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Guatemala's presidential election appears headed to runoff

Published:Monday | September 7, 2015 | 10:17 AM
A resident holds up flags of the opposition Workers’ Party during a rally in Singapore on Sunday. Singapore will hold a general election on Friday in what is expected to be a tight contest for the ruling party that has dominated politics in the city-state for 50 years but is now facing growing disaffection among citizens.
Television comedian and presidential candidate for the National Front of Convergence party Jimmy Morales, flashes the victory sign for photographers during a press conference at his party headquarters in Guatemala City, Sunday.
Alexis Tsipras (left), leader of left-wing Syriza party and former prime minister, greets former Finance Minister Euclid Tsakalotos, before delivering a pre-election speech at the 80th Thessaloniki International Trade Fair (TIF) in the northern Greek port city of Thessaloniki, on Sunday.


A former television comic was heading for a run-off with either a wealthy businessman or a former first lady in voting for Guatemala's next president days after the Central American nation's leader resigned over a corruption scandal.

With more than 96 per cent of polling stations reporting yesterday, comedian Jimmy Morales, who has never held elective office, was leading with 24 per cent of the vote.

Businessman and longtime politician Manuel Baldizon and ex-first lady Sandra Torres were in a tie, each with about 19.4 per cent. Baldizon led Torres by less than 800 votes among nearly five million votes cast.

The top two finishers in the field of 14 will advance to a run-off to be held October 25.

Analyst Christians Castillo said Morales' surprising performance was a sign of voter discontent, "a vote of punishment" against more traditional candidates.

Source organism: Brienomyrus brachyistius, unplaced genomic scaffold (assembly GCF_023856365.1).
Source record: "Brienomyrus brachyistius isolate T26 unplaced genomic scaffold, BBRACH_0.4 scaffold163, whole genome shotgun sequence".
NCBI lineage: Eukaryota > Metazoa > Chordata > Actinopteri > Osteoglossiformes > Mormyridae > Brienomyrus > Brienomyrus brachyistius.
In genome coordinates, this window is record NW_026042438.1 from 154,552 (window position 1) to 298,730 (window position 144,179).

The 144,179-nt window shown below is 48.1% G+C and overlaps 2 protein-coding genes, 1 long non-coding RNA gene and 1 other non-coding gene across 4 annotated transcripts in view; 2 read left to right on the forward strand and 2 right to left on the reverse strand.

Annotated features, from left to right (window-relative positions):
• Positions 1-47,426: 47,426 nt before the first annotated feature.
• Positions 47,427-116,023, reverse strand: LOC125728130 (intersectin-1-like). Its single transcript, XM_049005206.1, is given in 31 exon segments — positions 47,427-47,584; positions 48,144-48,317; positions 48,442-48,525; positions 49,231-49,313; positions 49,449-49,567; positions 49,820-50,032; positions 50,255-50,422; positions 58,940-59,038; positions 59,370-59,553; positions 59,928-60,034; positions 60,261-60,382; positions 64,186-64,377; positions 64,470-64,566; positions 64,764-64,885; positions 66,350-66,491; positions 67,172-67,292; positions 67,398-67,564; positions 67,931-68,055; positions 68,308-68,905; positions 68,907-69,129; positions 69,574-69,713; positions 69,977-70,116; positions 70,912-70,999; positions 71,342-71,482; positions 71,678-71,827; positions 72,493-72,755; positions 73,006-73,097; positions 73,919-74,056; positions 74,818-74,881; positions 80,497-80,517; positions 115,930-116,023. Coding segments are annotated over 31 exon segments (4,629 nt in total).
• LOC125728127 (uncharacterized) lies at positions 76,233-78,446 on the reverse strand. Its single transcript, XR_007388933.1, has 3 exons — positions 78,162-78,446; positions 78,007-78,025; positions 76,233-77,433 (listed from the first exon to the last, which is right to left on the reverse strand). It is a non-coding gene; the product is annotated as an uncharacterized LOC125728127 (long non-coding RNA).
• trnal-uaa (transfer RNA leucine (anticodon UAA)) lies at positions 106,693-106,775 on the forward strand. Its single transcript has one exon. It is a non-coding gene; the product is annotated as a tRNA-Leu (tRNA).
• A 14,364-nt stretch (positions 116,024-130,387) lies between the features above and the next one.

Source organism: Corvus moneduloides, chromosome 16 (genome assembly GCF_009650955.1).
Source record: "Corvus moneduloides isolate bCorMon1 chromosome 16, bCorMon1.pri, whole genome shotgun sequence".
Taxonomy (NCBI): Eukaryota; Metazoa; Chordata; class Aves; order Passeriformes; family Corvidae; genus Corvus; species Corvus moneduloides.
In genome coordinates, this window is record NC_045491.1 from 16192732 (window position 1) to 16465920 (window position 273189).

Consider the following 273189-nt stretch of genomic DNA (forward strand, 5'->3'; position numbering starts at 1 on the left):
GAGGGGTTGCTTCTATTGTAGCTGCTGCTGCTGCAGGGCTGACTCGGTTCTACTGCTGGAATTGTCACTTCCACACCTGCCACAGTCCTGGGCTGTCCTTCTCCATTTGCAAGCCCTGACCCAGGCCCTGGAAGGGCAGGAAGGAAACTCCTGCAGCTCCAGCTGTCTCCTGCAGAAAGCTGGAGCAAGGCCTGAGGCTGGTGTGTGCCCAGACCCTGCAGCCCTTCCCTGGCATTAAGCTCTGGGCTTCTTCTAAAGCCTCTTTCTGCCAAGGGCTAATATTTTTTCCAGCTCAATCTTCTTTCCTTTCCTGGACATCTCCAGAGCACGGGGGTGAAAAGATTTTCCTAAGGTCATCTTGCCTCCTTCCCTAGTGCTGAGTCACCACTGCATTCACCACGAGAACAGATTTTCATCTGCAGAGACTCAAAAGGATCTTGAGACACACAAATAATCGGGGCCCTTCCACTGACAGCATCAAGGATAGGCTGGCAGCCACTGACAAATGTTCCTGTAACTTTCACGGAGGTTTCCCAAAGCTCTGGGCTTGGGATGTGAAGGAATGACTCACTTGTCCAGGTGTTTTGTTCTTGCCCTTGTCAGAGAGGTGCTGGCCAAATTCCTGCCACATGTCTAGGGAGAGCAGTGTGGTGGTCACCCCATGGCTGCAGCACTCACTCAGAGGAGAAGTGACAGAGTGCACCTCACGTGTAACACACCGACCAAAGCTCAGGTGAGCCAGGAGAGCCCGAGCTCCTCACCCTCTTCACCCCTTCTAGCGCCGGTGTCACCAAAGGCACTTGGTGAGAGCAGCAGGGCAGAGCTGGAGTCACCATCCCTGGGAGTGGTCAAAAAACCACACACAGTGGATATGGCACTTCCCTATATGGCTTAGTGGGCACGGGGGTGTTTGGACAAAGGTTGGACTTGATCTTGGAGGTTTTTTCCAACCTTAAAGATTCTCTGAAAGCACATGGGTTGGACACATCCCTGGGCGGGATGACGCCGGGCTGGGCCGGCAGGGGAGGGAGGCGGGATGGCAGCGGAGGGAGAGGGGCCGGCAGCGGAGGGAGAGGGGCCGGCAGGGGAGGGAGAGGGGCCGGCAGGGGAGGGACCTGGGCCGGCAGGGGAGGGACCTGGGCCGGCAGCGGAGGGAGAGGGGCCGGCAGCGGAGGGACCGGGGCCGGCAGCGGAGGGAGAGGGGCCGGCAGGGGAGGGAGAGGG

Massive turnout

Electoral officials estimated a nearly 80 per cent turnout.

The candidates in Sunday's election faced an uncomfortable challenge: trying to win votes in a nation where former President Otto Perez Molina remains in court custody awaiting a decision on whether he will be tried on graft charges.

Most of the candidates were old-guard figures picked to run before energised prosecutors backed by a mass anti-corruption movement toppled Perez Molina's administration. Many voters were so skeptical that they campaigned for the election itself to be postponed to give them a new crop of choices.

Morales boasted of his outsider status and said he is part of the uprising against corruption. He has promised greater transparency, including media review of government contracts.

Baldizon had led most polls with roughly 30 per cent backing. His running mate is accused by prosecutors of influence trafficking but as a candidate, enjoys immunity from prosecution.

Baldizon has acknowledged Guatemalans' disgust with crime, corruption, and impunity. His campaign website vows a "modernisation of the democratic state" to reform government and combat poverty and social inequality.